Featured News

Xylitol Can Be Fatal to Dogs

There are certain foods that are notoriously fatal for dogs, such as chocolate, onions, and garlic. But now the U.S. Food and Drug Administration (FDA) is warning the 46.3 million households in the U.S. with dogs to avoid feeding their pups anything containing the artificial sweetener xylitol, as it can be potentially fatal for pooches.

Beautiful happy reddish havanese puppy dog is sitting frontal

The FDA’s recent consumer warning release explained that xylitol can effectively disrupt the insulin production of dogs. After being consumed, the xylitol is absorbed into the dog’s bloodstream at a rapid pace. This results in a quick release of insulin from the pancreas, resulting in an extreme drop in blood sugar levels.

If left untreated, the effects can quickly turn life-threatening.

Xylitol is a sugar alcohol that is famous for its ultrasweet taste and calorie-free nature. It is often found in processed “diet” foods, including diet sodas, candies, baked goods, and other sugar free caffeine drinks. It can also be found in breath mints, cough syrup and chewable vitamins.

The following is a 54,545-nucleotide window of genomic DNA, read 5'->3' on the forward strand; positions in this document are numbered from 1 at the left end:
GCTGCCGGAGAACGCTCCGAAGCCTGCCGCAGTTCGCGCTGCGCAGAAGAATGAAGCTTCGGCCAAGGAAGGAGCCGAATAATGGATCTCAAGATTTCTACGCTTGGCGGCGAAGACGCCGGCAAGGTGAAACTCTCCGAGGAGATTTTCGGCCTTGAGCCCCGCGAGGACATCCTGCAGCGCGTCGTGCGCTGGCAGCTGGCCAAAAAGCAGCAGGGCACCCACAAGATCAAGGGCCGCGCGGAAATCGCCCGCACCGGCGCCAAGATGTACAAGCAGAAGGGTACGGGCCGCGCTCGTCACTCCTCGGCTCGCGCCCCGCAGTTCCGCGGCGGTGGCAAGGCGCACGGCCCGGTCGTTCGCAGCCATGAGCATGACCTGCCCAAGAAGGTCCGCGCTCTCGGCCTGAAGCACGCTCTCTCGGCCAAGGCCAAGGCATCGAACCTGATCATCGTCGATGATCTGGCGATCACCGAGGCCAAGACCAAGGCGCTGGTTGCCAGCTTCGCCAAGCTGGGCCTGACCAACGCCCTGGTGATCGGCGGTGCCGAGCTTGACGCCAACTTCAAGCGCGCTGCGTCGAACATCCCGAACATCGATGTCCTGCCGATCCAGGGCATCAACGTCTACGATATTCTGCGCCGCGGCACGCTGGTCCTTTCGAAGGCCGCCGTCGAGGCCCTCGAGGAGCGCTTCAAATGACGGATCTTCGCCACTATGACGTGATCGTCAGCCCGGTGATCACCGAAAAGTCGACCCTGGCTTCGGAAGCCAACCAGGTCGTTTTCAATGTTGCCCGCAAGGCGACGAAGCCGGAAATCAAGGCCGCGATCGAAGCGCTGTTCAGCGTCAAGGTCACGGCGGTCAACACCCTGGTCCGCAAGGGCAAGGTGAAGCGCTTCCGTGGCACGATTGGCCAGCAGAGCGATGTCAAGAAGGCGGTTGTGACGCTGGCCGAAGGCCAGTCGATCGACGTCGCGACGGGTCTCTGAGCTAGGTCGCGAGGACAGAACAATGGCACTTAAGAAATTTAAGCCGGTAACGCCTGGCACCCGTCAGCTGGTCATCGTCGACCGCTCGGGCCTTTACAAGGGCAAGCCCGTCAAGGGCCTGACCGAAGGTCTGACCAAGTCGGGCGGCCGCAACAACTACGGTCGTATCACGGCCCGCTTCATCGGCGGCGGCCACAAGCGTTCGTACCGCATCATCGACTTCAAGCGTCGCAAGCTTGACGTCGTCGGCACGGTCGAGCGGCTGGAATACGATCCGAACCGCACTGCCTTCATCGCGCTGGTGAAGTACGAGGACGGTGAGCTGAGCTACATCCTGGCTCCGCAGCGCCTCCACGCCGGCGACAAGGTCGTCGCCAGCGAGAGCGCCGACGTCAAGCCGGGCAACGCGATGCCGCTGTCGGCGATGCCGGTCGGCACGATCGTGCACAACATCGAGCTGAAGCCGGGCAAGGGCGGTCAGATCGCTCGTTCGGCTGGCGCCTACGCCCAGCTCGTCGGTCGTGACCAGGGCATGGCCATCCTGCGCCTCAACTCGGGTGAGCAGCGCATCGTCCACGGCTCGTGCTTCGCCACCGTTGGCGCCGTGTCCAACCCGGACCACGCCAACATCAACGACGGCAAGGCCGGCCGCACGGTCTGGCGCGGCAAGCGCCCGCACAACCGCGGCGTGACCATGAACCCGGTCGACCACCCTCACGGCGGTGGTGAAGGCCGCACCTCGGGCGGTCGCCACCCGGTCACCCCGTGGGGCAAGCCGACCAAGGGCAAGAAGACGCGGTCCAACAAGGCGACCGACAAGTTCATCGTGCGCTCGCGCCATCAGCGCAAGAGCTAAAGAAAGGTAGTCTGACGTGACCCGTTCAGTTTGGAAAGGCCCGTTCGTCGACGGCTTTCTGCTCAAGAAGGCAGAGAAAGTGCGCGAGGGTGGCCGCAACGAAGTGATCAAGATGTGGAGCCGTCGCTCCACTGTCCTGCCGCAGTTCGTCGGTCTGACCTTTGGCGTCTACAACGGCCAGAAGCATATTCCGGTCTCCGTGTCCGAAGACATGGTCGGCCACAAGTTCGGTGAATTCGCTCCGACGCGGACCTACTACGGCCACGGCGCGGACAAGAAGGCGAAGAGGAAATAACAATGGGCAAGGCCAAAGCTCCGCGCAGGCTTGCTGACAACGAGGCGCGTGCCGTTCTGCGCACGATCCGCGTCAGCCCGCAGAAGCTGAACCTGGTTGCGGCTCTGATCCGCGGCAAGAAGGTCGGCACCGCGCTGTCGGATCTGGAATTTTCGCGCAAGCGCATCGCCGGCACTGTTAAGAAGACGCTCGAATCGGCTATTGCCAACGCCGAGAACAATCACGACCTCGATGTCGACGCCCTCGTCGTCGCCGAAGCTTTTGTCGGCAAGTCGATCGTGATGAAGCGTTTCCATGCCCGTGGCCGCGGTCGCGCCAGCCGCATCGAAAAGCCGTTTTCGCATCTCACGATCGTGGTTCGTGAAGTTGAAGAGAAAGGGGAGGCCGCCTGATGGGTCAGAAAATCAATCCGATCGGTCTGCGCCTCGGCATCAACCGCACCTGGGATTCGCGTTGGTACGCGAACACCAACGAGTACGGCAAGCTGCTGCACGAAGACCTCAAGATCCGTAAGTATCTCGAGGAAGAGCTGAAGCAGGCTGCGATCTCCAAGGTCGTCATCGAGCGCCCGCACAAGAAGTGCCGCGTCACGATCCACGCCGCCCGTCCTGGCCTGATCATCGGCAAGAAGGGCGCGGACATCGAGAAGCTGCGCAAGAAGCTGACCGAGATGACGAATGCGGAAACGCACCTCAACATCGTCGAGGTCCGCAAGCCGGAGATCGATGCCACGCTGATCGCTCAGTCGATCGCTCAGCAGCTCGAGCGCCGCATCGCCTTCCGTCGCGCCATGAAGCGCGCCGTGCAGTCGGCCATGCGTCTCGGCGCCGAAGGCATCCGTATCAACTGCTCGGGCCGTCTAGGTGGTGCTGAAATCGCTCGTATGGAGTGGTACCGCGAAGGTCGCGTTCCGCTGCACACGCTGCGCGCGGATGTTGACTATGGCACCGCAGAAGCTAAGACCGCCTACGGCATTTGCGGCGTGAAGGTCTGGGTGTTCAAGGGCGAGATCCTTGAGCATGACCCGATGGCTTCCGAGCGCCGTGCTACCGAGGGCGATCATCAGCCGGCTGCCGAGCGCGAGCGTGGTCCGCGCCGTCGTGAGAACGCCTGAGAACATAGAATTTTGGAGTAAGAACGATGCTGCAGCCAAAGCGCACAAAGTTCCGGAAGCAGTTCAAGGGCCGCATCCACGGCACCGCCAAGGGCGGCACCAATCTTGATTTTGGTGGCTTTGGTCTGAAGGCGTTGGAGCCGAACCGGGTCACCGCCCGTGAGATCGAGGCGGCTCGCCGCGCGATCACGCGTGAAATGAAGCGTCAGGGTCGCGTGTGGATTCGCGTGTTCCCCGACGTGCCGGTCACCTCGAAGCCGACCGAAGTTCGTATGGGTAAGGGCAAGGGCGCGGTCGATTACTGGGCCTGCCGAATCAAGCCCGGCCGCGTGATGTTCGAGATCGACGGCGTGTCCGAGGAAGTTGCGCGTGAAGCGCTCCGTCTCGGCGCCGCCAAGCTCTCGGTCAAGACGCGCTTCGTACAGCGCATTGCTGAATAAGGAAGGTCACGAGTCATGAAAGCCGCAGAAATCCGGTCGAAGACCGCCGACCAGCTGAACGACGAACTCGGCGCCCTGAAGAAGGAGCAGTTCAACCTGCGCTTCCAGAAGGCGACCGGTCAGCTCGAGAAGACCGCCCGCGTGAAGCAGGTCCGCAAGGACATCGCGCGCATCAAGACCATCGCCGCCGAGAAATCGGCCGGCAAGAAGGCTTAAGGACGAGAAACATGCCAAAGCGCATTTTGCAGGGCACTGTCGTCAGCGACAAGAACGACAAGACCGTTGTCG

For dogs, the effect of ingesting xylitol can occur anywhere between 10 and 60 minutes after consumption.

According to Nature World News, common symptom of xylitol poisoning include vomiting, apparent sign of loss in blood sugar, weakness, collapse, and seizures.

A recent report released by CBS News states that ASPCA’s Animal Control Center has records of more than 3,700 xylitol-related calls in 2014. Meanwhile, in 2004, the ASPCA only received 82 calls.

As the increase in xylitol poisoning continues to spike at an alarming rate, the FDA is advising dog owners to check the labels of treats and foods before feeding them to dogs. Dog owners should also avoid using human toothpaste on dogs, as it often contains xylitol. Finally, the FDA advises dog owners to keep xylitol in high and hard to reach areas of the home.